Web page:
A movie log formerly known as Bookishness / By Charles Matthews

"Dazzled by so many and such marvelous inventions, the people of Macondo ... became indignant over the living images that the prosperous merchant Bruno Crespi projected in the theater with the lion-head ticket windows, for a character who had died and was buried in one film and for whose misfortune tears had been shed would reappear alive and transformed into an Arab in the next one. The audience, who had paid two cents apiece to share the difficulties of the actors, would not tolerate that outlandish fraud and they broke up the seats. The mayor, at the urging of Bruno Crespi, explained in a proclamation that the cinema was a machine of illusions that did not merit the emotional outbursts of the audience. With that discouraging explanation many ... decided not to return to the movies, considering that they already had too many troubles of their own to weep over the acted-out misfortunes of imaginary beings."
--Gabriel García Márquez, One Hundred Years of Solitude

Thursday, September 17, 2015

Lawrence of Arabia (David Lean, 1962)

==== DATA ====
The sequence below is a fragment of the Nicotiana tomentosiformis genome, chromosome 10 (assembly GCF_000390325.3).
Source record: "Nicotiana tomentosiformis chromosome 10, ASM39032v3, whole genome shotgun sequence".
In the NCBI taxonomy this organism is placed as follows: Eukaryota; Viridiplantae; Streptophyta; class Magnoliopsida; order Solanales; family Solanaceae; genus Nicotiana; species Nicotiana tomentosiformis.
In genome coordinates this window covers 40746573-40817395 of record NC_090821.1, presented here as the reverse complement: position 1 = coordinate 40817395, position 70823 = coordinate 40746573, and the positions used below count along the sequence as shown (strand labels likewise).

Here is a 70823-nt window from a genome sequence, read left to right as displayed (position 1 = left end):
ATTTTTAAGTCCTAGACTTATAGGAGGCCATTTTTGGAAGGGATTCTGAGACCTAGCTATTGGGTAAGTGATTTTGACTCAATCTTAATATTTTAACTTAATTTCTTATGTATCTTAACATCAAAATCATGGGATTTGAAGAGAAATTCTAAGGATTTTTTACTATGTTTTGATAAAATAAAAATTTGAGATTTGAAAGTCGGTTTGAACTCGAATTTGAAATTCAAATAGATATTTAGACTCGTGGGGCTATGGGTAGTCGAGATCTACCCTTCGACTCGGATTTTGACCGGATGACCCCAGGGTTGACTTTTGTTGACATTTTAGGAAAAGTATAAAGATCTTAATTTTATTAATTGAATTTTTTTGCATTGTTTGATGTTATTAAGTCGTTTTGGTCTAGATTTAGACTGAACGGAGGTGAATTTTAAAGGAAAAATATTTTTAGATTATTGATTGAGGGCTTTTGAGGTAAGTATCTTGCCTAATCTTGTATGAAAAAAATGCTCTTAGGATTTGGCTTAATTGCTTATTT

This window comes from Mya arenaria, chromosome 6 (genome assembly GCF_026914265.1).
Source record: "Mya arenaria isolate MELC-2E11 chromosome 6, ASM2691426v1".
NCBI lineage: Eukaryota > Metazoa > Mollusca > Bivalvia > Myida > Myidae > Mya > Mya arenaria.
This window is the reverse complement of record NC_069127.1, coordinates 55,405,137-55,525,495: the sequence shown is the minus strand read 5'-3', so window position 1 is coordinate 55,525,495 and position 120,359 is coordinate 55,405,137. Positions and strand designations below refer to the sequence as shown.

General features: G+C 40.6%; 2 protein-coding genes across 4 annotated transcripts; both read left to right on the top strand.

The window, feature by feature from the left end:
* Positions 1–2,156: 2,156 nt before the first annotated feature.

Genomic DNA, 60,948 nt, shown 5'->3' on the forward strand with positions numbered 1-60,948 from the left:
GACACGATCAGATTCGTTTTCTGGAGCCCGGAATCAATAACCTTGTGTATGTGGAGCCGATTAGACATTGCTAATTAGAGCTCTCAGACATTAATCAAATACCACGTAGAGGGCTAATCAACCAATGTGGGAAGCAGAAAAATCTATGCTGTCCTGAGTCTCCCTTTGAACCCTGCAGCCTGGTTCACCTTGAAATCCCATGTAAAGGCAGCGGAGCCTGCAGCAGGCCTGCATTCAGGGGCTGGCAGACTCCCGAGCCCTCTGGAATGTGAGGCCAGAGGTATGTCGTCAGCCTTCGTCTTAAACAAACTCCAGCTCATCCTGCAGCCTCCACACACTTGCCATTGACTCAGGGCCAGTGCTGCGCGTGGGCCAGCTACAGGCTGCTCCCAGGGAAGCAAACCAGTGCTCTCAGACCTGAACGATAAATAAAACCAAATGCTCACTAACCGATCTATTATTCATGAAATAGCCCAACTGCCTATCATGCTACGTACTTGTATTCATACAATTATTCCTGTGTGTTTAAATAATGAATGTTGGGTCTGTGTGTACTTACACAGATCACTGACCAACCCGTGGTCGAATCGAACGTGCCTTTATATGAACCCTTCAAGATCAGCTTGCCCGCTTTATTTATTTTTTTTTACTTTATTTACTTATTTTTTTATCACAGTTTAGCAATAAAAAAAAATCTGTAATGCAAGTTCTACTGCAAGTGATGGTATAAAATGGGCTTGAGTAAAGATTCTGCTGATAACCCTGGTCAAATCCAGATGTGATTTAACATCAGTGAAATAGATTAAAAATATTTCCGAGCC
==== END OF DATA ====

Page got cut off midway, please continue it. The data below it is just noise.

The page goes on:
It's often said -- in fact, it was said in today's San Francisco Chronicle -- that Lawrence of Arabia is one of those films that must be seen in a theater. That statement kind of gets my back up: If a movie's story and performances are secondary to its spectacle, is it really a good movie? As it happens, I first saw Lawrence in a theater in the year of its release (or at least its European release, which was 1963), but it was a theater in Germany and the film was dubbed in German. Only moderately fluent in spoken German, I don't think I followed the dialogue very well, though I certainly appreciated the spectacle, especially Freddie Young's Oscar-winning cinematography. It took some later viewings on TV in the States for me to grasp the movie's story, though the film was trimmed for time, interrupted by commercials, and subjected to atrocious panning-and-scanning because viewers objected to letterboxing of wide-screen movies. So this viewing was probably my first complete exposure to Lean's celebrated film. And though I watched it at home -- in HD on a 32-inch flat screen TV -- I think I fully appreciated both the spectacle and the story. Which is not to say that I think the movie is all it's celebrated for being. The first half of the film is far more compelling than the latter half, and some of the casting is unforgivable, particularly Alec Guinness as Prince Feisal and Anthony Quinn as Auda. Guinness was usually a subtle actor, but his Feisal is mannered and unconvincing. Quinn simply overacts, as he was prone to do with directors who let him, and his prosthetic beak is atrocious. Omar Sharif, on the other hand, is very good as Ali. The producers are said to have  wanted Horst Buchholz or Alain Delon, but they settled on Sharif, already a star in Egypt, and made him an international star. His success points up how unfortunate it is that they couldn't have found Middle Eastern actors to play Feisal and Auda. In his film debut, Peter O'Toole gives a tremendous performance, even though he's nothing like the shorter and more nondescript figure that was the real T.E. Lawrence, and it's sad that screenwriters Robert Bolt and Michael Wilson couldn't have found room in the script to trace the origins of Lawrence's obsession with Arabia. I recently read Scott Anderson's terrific Lawrence in Arabia: Deceit, Imperial Folly and the Making of the Modern Middle East, which not only depicts Lawrence's complexity but also the madness of the spy-haunted, oil-hungry wartime world in which he played his part. It's beyond the scope of even a three-and-a-half-hour movie to tell, though maybe it would make a tremendous TV miniseries some day.